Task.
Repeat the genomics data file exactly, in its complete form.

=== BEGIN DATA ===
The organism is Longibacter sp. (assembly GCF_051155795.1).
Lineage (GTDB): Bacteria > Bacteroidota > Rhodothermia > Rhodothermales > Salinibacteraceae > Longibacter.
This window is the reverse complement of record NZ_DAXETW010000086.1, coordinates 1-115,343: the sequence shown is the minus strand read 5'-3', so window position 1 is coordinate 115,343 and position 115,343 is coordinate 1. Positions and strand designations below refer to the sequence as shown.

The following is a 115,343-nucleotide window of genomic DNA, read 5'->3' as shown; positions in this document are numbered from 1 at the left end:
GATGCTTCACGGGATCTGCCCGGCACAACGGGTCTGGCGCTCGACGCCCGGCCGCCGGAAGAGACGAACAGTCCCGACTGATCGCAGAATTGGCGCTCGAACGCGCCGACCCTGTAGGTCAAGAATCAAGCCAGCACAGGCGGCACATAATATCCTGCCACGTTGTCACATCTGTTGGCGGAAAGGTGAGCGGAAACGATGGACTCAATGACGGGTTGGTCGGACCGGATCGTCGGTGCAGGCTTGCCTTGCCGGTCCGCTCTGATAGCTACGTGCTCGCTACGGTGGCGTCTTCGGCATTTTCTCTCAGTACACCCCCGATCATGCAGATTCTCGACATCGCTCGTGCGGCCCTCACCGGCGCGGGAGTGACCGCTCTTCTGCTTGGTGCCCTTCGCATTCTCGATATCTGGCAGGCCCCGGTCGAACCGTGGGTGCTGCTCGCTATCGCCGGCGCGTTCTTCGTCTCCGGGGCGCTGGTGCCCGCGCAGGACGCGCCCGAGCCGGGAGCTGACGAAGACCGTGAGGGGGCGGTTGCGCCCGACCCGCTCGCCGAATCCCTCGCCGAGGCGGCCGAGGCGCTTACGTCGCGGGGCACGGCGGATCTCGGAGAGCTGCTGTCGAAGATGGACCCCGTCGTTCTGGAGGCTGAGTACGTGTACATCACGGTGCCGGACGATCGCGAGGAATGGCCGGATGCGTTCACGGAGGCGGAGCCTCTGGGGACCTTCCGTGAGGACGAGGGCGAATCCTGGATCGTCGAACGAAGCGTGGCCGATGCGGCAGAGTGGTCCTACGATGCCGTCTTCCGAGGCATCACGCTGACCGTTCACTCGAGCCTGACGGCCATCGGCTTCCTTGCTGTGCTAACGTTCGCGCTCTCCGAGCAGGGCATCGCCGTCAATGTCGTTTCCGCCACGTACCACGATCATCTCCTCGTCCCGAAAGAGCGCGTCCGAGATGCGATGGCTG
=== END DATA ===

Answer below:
The organism is Longibacter sp. (assembly GCF_051155795.1).
Lineage (GTDB): Bacteria > Bacteroidota > Rhodothermia > Rhodothermales > Salinibacteraceae > Longibacter.
This window is the reverse complement of record NZ_DAXETW010000086.1, coordinates 1-115,343: the sequence shown is the minus strand read 5'-3', so window position 1 is coordinate 115,343 and position 115,343 is coordinate 1. Positions and strand designations below refer to the sequence as shown.

The following is a 115,343-nucleotide window of genomic DNA, read 5'->3' as shown; positions in this document are numbered from 1 at the left end:
GATGCTTCACGGGATCTGCCCGGCACAACGGGTCTGGCGCTCGACGCCCGGCCGCCGGAAGAGACGAACAGTCCCGACTGATCGCAGAATTGGCGCTCGAACGCGCCGACCCTGTAGGTCAAGAATCAAGCCAGCACAGGCGGCACATAATATCCTGCCACGTTGTCACATCTGTTGGCGGAAAGGTGAGCGGAAACGATGGACTCAATGACGGGTTGGTCGGACCGGATCGTCGGTGCAGGCTTGCCTTGCCGGTCCGCTCTGATAGCTACGTGCTCGCTACGGTGGCGTCTTCGGCATTTTCTCTCAGTACACCCCCGATCATGCAGATTCTCGACATCGCTCGTGCGGCCCTCACCGGCGCGGGAGTGACCGCTCTTCTGCTTGGTGCCCTTCGCATTCTCGATATCTGGCAGGCCCCGGTCGAACCGTGGGTGCTGCTCGCTATCGCCGGCGCGTTCTTCGTCTCCGGGGCGCTGGTGCCCGCGCAGGACGCGCCCGAGCCGGGAGCTGACGAAGACCGTGAGGGGGCGGTTGCGCCCGACCCGCTCGCCGAATCCCTCGCCGAGGCGGCCGAGGCGCTTACGTCGCGGGGCACGGCGGATCTCGGAGAGCTGCTGTCGAAGATGGACCCCGTCGTTCTGGAGGCTGAGTACGTGTACATCACGGTGCCGGACGATCGCGAGGAATGGCCGGATGCGTTCACGGAGGCGGAGCCTCTGGGGACCTTCCGTGAGGACGAGGGCGAATCCTGGATCGTCGAACGAAGCGTGGCCGATGCGGCAGAGTGGTCCTACGATGCCGTCTTCCGAGGCATCACGCTGACCGTTCACTCGAGCCTGACGGCCATCGGCTTCCTTGCTGTGCTAACGTTCGCGCTCTCCGAGCAGGGCATCGCCGTCAATGTCGTTTCCGCCACGTACCACGATCATCTCCTCGTCCCGAAAGAGCGCGTCCGAGATGCGATGGCTG